Media Release: JITN needs to reveal full functions, focus on structural reforms

PETALING JAYA (Friday): The public tensions between the newly formed Jabatan Integriti dan Tadbir Urus Negara (JITN) and the Malaysian Anti-Corruption Commission (MACC) undermines further public confidence in government being able to implement good governance reforms, when the two bodies should be working in tandem.

“The seeming conflict between the two agencies make extremely unclear of what the government actually intends to do, and if there is actual overlap in function or not.”
– Cynthia Gabriel, C4 Center

In September 2017, the MACC Chief Commissioner openly stated he disagreed with the formation of the JITN as another anti-corruption body. Yesterday, news broke that MACC officers seconded to government agencies were replaced by in-house integrity officers. However, Paul Low, who spearheads the JITN, said that MACC recalled the officers on their own initiative.

C4 Center believes that there is a real possibility of overlap of function between MACC and the newly established JITN, which may be causing the animosity between both agencies. Such overlap lend credence to the belief that there are many white elephants in government and is a waste of public funds.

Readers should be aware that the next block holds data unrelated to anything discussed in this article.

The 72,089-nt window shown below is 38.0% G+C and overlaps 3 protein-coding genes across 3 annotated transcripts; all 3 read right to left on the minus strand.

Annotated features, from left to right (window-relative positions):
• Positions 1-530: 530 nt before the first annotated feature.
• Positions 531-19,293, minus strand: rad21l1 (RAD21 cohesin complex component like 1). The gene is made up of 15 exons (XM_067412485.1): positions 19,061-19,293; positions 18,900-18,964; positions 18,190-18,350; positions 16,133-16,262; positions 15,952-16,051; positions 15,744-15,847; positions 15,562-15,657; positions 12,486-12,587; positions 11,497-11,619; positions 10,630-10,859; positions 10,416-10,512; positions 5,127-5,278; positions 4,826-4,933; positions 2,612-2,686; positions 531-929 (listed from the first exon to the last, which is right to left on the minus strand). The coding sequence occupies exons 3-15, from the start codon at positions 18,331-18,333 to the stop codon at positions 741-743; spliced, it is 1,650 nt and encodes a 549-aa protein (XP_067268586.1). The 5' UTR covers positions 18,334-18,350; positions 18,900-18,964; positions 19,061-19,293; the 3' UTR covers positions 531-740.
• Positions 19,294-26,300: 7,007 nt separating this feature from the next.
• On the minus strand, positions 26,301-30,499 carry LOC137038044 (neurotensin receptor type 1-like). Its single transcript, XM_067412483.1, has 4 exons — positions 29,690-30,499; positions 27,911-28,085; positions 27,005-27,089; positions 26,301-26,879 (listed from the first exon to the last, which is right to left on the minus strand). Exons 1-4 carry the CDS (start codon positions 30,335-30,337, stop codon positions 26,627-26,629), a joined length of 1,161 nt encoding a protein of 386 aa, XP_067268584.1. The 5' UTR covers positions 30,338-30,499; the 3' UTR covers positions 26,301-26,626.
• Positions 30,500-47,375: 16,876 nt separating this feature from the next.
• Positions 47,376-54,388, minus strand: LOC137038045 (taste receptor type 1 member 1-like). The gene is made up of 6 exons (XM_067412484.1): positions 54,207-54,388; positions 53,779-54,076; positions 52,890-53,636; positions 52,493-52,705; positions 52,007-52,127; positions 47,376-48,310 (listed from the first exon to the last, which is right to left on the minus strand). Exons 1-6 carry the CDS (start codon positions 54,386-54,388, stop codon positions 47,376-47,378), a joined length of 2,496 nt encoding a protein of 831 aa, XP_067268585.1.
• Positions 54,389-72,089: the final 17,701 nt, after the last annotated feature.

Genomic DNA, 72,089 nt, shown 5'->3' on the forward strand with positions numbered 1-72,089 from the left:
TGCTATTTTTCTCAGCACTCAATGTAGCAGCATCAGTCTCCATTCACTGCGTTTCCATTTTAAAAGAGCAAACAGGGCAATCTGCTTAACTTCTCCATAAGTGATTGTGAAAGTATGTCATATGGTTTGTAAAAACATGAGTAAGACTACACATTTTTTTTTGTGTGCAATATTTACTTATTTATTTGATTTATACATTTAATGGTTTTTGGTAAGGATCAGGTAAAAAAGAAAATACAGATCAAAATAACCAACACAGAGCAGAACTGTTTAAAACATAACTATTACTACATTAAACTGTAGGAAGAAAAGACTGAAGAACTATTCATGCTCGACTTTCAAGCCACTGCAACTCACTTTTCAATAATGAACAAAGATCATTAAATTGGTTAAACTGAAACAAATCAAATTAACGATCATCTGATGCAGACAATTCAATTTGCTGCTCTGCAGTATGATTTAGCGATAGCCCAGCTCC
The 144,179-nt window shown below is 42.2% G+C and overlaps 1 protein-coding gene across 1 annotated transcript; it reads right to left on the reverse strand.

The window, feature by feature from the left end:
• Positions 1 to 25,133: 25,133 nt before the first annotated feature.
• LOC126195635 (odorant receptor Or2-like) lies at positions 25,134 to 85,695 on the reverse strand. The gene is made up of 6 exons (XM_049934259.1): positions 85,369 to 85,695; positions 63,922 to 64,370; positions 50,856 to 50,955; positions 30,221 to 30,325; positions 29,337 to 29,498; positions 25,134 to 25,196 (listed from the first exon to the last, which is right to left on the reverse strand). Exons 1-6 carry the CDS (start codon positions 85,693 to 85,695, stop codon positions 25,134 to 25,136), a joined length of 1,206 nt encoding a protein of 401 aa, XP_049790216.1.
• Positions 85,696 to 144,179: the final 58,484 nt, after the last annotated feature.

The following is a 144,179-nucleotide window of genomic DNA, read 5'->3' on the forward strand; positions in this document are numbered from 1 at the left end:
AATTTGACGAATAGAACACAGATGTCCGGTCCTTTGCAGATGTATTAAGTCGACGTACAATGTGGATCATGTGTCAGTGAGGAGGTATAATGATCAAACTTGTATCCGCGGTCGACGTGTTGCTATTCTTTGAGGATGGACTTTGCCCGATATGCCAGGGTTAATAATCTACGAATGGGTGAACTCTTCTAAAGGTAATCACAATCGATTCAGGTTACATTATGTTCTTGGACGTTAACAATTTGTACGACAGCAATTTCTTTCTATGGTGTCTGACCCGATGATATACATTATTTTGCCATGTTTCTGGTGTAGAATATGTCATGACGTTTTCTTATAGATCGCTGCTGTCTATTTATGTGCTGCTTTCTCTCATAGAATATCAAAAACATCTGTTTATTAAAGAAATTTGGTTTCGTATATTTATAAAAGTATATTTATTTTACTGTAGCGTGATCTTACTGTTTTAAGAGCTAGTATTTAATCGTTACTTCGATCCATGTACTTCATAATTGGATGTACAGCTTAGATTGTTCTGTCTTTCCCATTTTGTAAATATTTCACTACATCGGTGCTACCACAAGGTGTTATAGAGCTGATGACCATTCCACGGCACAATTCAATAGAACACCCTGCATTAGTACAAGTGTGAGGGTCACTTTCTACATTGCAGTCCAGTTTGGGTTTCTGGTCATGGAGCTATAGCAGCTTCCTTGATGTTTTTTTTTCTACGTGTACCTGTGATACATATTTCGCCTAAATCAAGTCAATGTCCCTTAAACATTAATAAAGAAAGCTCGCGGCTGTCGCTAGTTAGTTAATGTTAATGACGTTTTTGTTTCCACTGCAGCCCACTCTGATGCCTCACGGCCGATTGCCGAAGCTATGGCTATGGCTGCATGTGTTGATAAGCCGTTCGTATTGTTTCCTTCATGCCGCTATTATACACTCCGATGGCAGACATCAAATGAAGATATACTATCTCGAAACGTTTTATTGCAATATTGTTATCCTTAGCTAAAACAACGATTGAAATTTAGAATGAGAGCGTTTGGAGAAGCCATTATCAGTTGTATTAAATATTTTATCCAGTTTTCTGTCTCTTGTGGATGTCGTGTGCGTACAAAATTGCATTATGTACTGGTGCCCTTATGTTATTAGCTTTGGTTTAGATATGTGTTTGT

“It is supremely clear from Section 2 of the MACC Act that the MACC has the prerogative to promote the integrity and accountability of the public sector—but what about JITN? Why is their Parliamentary proposal not easily accessible? Why are their roles and responsibilities not made known?” Will this be another public relations exercise and a waste of public funds?
– Cynthia Gabriel, C4 Center

However, there is plenty of much needed public sector reform work that JITN can do, work that complements MACC roles and functions. C4 Center has advocated many a time for a Good Governance Agenda that proposes public sector reforms such as:

  1. Strengthening the independence of various state institutions such as the MACC, judiciary, the attorney-general and the auditor-general’s offices;
  2. Ensuring greater transparency, ending secrecy policies and working towards a Federal freedom of information law;
  3. Implementing budget and expenditure transparency at all levels of government;
  4. Improving procurement policies, awarding of tenders and accountable project implementation.

Since its inception, JITN has not purposefully clarified its roles. It is time to do so.

Released by:
Cynthia Gabriel (Ms.)
Executive Director, C4 Center

In The News

The Malaysian Insight, "Pertindihan Bidang Kuasa SPRM, JITN bakal cetus konflik, kata aktivis"
FMT News, "Tell us what you’re all about, C4 tells Putrajaya’s new integrity dept"
Berita Daily, "C4 bombards JITN over role in combating corruption"